Hoarding in the Region of Peel: A Collaborative Response to a Complex Issue


Hoarding disorder is recognized as a distinct mental health diagnosis in the Diagnostic and Statistical Manual of Mental Disorders, 5th Edition (DSM-5). It is commonly defined as  feeling  compelled to collect and save items, and a persistent difficulty  to discard  items (Kress et al, 2016; Dozier & Ayers, 2017). The compulsion to collect leads to an over-crowding of living spaces which can spread outside of living areas, and significantly hinders an  individual's  ability to perform daily living tasks such as preparing food and performing self-care (Kress et al, 2016; Ayers et al 2013).  Although hoarding disorder is the clinically correct term, other ways to describe the behaviour include collecting behaviours or accumulating clutter. In this report, the term collecting behaviours is used as appropriate.

Description of the Issue

Responses to collecting behaviours are largely focused on appropriate mental health interventions; however, individuals with collecting behaviours may interact with other service providers, such as Fire Services, Police Services, and Municipal Bylaw Officers, due to the impact of their behaviours on their place of residence (e.g., fire hazard, neighbour complaints). As a result, a comprehensive response when working with individuals with collecting behaviours is needed.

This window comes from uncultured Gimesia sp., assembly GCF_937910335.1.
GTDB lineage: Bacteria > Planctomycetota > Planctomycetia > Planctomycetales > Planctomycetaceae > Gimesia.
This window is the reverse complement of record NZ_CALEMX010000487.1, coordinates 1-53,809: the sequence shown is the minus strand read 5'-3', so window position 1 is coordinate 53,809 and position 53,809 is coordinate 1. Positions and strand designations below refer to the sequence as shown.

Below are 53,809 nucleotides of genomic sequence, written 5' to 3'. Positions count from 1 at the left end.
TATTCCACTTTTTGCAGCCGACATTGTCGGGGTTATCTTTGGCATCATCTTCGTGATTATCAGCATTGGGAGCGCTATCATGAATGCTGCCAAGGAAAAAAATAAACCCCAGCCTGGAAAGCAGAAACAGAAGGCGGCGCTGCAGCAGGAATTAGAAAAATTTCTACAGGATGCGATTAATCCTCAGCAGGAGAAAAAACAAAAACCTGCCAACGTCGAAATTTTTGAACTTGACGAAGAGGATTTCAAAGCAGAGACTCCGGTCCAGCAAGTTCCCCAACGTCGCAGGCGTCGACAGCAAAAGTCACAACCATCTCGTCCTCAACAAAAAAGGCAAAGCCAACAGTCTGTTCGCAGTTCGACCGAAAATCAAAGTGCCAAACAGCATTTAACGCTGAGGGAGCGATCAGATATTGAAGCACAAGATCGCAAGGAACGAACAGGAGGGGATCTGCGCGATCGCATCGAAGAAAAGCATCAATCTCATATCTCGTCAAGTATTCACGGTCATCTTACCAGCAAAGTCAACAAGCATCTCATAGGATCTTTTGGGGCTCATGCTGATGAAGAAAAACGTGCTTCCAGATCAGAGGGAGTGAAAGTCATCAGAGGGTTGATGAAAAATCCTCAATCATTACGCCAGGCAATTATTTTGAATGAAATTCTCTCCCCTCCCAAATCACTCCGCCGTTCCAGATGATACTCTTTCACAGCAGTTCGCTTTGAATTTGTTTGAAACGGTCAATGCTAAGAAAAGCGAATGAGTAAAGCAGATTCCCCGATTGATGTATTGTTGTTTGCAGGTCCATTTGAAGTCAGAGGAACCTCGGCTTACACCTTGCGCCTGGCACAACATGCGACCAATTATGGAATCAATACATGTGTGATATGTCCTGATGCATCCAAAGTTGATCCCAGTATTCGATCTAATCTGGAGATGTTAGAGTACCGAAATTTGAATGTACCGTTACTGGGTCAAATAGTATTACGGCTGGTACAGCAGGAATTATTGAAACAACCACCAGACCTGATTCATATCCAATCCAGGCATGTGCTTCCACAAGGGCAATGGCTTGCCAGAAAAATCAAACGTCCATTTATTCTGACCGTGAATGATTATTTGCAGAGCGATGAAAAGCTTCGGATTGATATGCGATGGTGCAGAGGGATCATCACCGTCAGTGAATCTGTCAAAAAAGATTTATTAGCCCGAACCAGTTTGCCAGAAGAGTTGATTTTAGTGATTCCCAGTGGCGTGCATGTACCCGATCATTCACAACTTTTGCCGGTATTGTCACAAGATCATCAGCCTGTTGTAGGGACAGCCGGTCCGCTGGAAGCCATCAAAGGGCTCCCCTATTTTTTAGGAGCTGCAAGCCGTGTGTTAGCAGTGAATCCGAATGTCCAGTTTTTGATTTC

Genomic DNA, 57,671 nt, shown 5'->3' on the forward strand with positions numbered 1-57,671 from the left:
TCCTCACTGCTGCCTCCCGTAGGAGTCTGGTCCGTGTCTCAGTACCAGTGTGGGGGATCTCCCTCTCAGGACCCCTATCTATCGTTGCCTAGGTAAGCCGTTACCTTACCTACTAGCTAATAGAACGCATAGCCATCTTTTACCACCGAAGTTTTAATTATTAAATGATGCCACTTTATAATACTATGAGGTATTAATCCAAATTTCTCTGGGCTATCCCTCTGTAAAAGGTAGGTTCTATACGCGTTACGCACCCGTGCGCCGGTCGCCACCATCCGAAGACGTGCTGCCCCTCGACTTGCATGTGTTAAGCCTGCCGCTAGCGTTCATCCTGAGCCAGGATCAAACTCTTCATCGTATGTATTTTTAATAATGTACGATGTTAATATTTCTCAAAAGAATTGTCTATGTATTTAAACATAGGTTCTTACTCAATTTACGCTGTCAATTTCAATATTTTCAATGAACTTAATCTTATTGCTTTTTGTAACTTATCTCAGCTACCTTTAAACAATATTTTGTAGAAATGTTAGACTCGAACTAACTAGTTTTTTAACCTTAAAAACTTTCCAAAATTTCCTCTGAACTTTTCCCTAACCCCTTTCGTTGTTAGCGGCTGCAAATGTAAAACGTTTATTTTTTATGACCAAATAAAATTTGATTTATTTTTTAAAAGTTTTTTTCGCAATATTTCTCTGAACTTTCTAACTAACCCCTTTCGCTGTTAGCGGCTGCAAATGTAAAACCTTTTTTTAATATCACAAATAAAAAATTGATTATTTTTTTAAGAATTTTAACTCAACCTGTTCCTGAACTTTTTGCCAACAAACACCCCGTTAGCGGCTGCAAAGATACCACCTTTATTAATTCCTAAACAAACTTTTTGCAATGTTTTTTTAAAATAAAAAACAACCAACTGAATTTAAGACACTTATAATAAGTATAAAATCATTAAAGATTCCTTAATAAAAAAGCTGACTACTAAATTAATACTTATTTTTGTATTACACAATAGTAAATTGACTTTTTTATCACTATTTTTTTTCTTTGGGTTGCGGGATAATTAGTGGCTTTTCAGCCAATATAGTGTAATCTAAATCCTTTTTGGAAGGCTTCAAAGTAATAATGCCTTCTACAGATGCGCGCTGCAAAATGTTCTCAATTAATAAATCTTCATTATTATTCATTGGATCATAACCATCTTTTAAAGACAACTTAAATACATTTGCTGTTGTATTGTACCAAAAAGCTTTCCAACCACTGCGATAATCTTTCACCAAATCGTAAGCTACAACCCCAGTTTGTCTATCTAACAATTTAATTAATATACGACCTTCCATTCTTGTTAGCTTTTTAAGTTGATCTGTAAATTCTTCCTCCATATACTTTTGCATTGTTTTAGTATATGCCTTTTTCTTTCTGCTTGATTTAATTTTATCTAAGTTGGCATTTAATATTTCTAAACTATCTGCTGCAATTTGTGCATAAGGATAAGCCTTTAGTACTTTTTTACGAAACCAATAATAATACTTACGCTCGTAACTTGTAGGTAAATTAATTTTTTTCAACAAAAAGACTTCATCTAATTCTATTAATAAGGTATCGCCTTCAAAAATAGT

Purpose of Project and Scope of Work

To create a comprehensive response to support individuals with collecting behaviours in Peel Region, Service and Housing in the Province (SHIP), in partnership with the Coalition on Hoarding in Peel (CHIP), worked with Hub Solutions to understand the impact of collecting behaviours in the Region, survey the scope of collecting behaviours in the Region, and analyze best practices to develop a coordinated approach to care and interventions. The project focused on six main data sources:

  1. A literature review of emerging and/or best practices and service delivery models;
  2. A review of key policies and legislations which relate to hoarding;
  3. An environmental scan of current services available in Peel Region;
  4. Interviews with key stakeholders who have experience working with individuals with collecting behaviours;
  5. Interviews with individuals with lived experience of collecting behaviours;
  6. A jurisdictional scan of existing hoarding networks and coalitions.

This report presents results from these six data sources. A companion report was also created based upon the results from this report to develop a strategic framework for CHIP.

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